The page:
Decorated Surfaces

The Buildings and Sites department work in the conservation of decorated surfaces encompasses a range of media across the globe, including wall paintings in China, Egypt, Italy, and Los Angeles; mosaics in the Mediterranean and North Africa; and Southern African rock art.

The GCI has a long history with decorated surfaces beginning with its inaugural field project in 1986, which undertook conservation of the wall paintings in the Tomb of Nefertari in Egypt’s Valley of the Queens.

Decorated surfaces pose the types of complex conservation challenges that the GCI, with its multidisciplinary staff, is well placed to address. Generally, such surfaces are integral to an architectural or archaeological element. In addition to striving for a balance between visual cohesion and integrity of the original surface material, project teams must also address the condition of the support and the larger architectural context.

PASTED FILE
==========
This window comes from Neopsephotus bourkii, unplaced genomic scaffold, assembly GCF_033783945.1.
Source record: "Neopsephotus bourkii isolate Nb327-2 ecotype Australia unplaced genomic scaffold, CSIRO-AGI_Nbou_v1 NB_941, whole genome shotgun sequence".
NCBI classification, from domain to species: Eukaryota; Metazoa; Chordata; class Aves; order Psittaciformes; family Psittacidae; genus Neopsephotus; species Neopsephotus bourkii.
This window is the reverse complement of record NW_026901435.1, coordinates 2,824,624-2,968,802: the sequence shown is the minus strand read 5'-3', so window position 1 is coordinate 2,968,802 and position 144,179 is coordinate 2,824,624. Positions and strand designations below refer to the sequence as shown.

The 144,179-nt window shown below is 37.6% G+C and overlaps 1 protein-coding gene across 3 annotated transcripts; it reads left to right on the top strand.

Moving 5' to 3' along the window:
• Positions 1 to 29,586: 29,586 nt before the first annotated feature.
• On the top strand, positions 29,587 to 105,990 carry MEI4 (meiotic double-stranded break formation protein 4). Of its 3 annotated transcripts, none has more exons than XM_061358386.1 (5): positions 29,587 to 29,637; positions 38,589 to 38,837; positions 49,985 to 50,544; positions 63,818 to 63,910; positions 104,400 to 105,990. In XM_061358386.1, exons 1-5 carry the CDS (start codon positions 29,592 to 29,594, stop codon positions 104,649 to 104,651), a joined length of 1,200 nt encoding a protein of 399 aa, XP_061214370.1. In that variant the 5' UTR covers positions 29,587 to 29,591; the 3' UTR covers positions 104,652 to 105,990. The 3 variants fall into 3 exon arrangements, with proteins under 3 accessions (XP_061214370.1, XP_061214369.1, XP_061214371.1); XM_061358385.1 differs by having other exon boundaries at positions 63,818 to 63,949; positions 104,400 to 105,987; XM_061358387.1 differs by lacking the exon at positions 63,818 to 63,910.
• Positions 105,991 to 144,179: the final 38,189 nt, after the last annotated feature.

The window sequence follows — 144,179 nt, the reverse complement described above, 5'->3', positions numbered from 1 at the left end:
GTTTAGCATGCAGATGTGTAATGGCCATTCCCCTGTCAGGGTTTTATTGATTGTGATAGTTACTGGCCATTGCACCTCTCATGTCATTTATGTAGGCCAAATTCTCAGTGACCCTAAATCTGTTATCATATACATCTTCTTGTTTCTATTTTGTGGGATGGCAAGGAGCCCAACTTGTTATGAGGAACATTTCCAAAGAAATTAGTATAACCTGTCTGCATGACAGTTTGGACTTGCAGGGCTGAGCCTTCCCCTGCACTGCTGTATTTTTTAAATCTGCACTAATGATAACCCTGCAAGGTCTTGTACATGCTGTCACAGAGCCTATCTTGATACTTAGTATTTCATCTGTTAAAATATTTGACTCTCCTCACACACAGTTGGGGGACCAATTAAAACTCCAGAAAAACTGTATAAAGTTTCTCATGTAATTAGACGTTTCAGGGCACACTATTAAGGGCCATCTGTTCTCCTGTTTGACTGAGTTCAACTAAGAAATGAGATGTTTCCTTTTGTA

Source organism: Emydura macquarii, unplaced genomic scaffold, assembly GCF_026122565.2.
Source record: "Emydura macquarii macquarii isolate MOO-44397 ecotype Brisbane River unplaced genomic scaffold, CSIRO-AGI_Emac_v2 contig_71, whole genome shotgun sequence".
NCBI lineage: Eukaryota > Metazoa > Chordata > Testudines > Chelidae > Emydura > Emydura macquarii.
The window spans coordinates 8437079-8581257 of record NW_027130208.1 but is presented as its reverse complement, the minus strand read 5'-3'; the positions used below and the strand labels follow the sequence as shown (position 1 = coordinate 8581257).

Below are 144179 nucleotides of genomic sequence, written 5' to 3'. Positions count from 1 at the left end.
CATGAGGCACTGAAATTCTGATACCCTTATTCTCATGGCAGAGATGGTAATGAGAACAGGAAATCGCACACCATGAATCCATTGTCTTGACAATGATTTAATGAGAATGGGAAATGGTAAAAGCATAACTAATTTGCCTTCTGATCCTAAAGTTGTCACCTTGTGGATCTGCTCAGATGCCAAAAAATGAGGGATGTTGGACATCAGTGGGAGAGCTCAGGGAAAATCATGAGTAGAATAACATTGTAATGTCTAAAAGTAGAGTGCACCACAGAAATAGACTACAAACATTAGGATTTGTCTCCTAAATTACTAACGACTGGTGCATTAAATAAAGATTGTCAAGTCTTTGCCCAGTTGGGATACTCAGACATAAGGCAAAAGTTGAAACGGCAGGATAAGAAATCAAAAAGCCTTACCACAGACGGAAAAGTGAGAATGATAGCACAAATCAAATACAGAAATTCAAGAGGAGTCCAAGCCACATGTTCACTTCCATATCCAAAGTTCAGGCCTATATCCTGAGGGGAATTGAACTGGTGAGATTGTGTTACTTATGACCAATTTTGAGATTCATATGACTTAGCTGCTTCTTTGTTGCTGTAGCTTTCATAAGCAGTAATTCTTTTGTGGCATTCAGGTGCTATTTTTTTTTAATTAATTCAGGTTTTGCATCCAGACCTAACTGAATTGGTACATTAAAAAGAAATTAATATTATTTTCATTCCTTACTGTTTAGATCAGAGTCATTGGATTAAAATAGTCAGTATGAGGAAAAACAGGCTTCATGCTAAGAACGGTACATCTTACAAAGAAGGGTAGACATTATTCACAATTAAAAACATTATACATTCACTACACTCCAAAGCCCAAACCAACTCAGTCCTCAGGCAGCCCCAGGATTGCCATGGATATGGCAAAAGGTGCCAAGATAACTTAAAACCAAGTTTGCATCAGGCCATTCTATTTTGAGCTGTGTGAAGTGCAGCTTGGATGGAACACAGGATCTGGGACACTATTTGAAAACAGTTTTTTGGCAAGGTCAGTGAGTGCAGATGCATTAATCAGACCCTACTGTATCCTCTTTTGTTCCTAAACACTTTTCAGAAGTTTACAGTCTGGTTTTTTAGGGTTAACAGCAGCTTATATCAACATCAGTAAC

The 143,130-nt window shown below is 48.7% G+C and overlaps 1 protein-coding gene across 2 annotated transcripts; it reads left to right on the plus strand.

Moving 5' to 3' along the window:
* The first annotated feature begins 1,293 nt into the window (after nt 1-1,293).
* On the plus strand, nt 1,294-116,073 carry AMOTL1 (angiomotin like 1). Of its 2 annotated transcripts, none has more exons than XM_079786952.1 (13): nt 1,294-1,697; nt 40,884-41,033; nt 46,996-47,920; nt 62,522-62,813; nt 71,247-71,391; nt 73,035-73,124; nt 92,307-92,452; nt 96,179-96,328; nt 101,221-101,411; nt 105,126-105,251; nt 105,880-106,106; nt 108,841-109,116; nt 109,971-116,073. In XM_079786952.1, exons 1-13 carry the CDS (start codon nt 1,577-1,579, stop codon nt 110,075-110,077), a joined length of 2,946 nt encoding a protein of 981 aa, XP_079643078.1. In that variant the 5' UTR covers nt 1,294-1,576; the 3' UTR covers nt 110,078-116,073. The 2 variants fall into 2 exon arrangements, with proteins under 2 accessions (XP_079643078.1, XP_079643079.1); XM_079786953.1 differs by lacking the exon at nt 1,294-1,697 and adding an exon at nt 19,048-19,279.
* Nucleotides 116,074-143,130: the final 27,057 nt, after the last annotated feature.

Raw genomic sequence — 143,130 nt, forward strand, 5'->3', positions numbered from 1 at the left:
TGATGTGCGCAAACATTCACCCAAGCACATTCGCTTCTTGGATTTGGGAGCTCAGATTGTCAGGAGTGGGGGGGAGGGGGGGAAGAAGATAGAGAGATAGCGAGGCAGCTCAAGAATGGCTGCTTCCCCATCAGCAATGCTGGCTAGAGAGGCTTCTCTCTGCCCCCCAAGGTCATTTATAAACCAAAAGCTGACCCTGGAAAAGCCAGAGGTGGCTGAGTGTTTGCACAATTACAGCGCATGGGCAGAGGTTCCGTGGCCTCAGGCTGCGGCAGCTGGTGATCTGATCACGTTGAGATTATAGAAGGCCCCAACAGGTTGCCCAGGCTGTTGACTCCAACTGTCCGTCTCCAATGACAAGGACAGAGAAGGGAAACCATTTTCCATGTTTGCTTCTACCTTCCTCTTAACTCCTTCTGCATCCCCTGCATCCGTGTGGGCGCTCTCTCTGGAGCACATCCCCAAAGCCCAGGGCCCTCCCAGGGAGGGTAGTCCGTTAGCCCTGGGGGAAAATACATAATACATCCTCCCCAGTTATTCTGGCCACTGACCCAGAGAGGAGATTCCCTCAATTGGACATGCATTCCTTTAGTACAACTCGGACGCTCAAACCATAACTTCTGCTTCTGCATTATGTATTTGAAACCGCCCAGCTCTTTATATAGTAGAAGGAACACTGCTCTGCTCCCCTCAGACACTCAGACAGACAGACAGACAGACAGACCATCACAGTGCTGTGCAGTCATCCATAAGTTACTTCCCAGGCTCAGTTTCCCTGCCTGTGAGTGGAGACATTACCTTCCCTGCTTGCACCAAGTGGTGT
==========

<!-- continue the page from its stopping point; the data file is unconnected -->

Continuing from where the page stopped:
Current projects include:

Bagan Conservation Project
Conservation and Management of the Tomb of Tutankhamen
Herculaneum: Conservation of the Tablinum of the House of the Bicentenary
Bulla Regia Model Conservation Project
Mosaics on Archaeological Sites: Training for Site Managers
Shelters for Archaeological Sites with Mosaics
Mosaic Conservation Technician Training
Nea Paphos Conservation and Management Project

Page updated: April 2020